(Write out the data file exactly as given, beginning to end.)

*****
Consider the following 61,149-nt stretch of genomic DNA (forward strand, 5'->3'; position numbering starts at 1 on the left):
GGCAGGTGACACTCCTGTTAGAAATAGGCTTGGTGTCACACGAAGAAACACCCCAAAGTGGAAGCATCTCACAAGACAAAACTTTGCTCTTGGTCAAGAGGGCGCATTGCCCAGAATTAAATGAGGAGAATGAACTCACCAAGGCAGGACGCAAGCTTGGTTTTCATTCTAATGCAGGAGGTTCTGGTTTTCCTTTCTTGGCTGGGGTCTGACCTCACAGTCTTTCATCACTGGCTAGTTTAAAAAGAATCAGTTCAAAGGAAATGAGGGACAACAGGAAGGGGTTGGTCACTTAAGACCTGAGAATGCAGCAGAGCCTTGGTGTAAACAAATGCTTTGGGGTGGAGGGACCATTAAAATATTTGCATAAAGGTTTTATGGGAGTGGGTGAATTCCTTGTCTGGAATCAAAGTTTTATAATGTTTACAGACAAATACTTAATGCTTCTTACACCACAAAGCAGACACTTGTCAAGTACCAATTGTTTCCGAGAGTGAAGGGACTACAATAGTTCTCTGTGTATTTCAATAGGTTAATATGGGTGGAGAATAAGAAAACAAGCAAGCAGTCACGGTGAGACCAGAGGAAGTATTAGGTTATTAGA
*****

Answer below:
Consider the following 61,149-nt stretch of genomic DNA (forward strand, 5'->3'; position numbering starts at 1 on the left):
GGCAGGTGACACTCCTGTTAGAAATAGGCTTGGTGTCACACGAAGAAACACCCCAAAGTGGAAGCATCTCACAAGACAAAACTTTGCTCTTGGTCAAGAGGGCGCATTGCCCAGAATTAAATGAGGAGAATGAACTCACCAAGGCAGGACGCAAGCTTGGTTTTCATTCTAATGCAGGAGGTTCTGGTTTTCCTTTCTTGGCTGGGGTCTGACCTCACAGTCTTTCATCACTGGCTAGTTTAAAAAGAATCAGTTCAAAGGAAATGAGGGACAACAGGAAGGGGTTGGTCACTTAAGACCTGAGAATGCAGCAGAGCCTTGGTGTAAACAAATGCTTTGGGGTGGAGGGACCATTAAAATATTTGCATAAAGGTTTTATGGGAGTGGGTGAATTCCTTGTCTGGAATCAAAGTTTTATAATGTTTACAGACAAATACTTAATGCTTCTTACACCACAAAGCAGACACTTGTCAAGTACCAATTGTTTCCGAGAGTGAAGGGACTACAATAGTTCTCTGTGTATTTCAATAGGTTAATATGGGTGGAGAATAAGAAAACAAGCAAGCAGTCACGGTGAGACCAGAGGAAGTATTAGGTTATTAGA